Alan Borsuk wonders if the Governor Walker might have avoided a recall had he talked about his reforms before trying to implement. Could there, he wonders, have been a "kumbaya"" moment?
Not very likely.
The Governor has himself suggested that he might have done a better
job of rolling out his initiative on collective bargaining. But there is
no way that the Governor and public employee unions would have agreed
on a reform package.
That is because changing the nature of collective bargaining was
essential to the Governor's vision. As I have written before, a union
is a form of cartel. It is designed to shift the supply curve of a
labor in a way that results in higher wages and benefits - and more
restrictive work rules - than would result in a free market in which
employees bargained individually.
In the private sector, the result is some combination of higher
wages,reduced employment and lower profits. As markets have become more
competitive, the advantages to workers of unionization has diminshed and
private sector unions are in steep decline.
But, in the publice sector, there are no profits to be lowered so
unionization can only increase the cost and reduce the efficiency of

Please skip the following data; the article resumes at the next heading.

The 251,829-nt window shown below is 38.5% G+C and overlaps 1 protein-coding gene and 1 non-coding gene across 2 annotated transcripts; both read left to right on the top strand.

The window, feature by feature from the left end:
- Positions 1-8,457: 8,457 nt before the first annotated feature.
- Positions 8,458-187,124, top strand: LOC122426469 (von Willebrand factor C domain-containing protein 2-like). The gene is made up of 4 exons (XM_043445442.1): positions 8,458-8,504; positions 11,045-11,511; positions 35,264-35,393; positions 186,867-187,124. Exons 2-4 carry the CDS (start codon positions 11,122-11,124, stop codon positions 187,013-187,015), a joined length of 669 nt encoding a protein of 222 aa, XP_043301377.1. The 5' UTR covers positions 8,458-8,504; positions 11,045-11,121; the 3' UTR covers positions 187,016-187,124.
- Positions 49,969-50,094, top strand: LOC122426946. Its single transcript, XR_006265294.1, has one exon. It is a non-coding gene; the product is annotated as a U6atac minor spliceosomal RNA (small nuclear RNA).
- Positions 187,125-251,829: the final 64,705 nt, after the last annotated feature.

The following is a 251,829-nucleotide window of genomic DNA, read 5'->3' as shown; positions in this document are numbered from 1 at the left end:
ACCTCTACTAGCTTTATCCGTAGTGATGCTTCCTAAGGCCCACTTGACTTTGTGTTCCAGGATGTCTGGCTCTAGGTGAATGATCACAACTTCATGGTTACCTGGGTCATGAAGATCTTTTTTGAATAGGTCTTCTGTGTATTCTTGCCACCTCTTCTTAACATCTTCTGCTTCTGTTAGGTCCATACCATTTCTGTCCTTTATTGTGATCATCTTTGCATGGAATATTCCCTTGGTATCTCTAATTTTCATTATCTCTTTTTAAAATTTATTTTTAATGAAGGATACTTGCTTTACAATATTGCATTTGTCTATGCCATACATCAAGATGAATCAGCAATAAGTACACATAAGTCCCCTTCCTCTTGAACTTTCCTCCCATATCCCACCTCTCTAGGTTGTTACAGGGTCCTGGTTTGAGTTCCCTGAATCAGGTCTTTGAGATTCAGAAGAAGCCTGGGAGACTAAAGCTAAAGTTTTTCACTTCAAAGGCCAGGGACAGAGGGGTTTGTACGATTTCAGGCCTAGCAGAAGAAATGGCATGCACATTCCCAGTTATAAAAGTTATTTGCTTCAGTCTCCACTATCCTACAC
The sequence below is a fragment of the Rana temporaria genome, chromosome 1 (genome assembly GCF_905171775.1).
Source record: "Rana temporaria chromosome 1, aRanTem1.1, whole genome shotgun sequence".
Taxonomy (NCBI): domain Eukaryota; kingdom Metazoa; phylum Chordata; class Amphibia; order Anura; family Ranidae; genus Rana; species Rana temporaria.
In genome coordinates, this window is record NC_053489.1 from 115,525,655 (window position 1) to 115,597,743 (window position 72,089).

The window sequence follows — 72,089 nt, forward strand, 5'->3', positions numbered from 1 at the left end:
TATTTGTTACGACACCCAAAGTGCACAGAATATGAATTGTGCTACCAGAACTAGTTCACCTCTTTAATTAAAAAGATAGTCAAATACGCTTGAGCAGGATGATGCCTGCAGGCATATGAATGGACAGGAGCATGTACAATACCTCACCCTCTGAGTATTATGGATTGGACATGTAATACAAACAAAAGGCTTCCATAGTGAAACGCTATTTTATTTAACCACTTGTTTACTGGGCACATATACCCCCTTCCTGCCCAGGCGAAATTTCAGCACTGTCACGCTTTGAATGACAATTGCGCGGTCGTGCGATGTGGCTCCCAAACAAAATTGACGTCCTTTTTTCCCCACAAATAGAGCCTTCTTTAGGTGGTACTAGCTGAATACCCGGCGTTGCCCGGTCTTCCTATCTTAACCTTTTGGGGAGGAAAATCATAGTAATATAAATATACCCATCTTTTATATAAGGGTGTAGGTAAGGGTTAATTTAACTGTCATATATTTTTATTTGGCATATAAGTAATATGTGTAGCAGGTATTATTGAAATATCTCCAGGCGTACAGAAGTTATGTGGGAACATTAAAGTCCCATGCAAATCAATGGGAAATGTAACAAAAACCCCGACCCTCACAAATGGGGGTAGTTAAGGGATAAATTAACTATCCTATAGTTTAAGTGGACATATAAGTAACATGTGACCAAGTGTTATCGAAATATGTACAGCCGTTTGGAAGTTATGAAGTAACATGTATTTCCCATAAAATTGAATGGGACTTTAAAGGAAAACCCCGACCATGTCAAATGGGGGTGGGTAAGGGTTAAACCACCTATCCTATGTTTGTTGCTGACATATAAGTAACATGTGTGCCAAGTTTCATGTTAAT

The problem is exacerbated by the fact that government is not
subject to the discipline of the market place and public employee
unions become a vested and powerful interest that can place pressure on
it in a way that, say, the UAW cannot influence Ford.
Now, if you believe that the government, left to its own devices,
would abuse its workers, this may be a price you are willing to pay.
Given that almost everyone else manages to work without the protection
of a union free of abuse, this seems implausible. But my point is that
Walker's objective went far beyond saving some money on pensions and
health insurance. He wanted to do for government what the President talk
about doing for health care. He wanted to bend the cost curve.
But there is more. Unionization requires an employer to treat its
employees as a collective. It tends to preclude or minimize the
consideration of individual merits in favor of lock step compensation
and emphasis of seniority. In an effort to protect employees from unfair
work decisions, unions often protect poor workers at the expense of
To change this was not an attack on "workers" and "public
employees." To the extent, it undoubtedly saved many jobs and paves the
way to treat workers - particularly teachers - like professionals
rather than assembly line workers.
But there is no way that it was going to happen without a fight. The
Governor has been accused of having a political motivation. Public
employee unions tend to support Democrats. (Labor organizations
representing over 70% of police and fire employees supported Barrett as
did all other public employee unions.) But the accusation cuts both
ways. If it is politically advantageous for the Governor to reduce the
power pf public employee unions, it was equally advantageous for
Democrats to enhance it.
Kumbaya was not in the cards.
Cross posted at Purple Wisconsin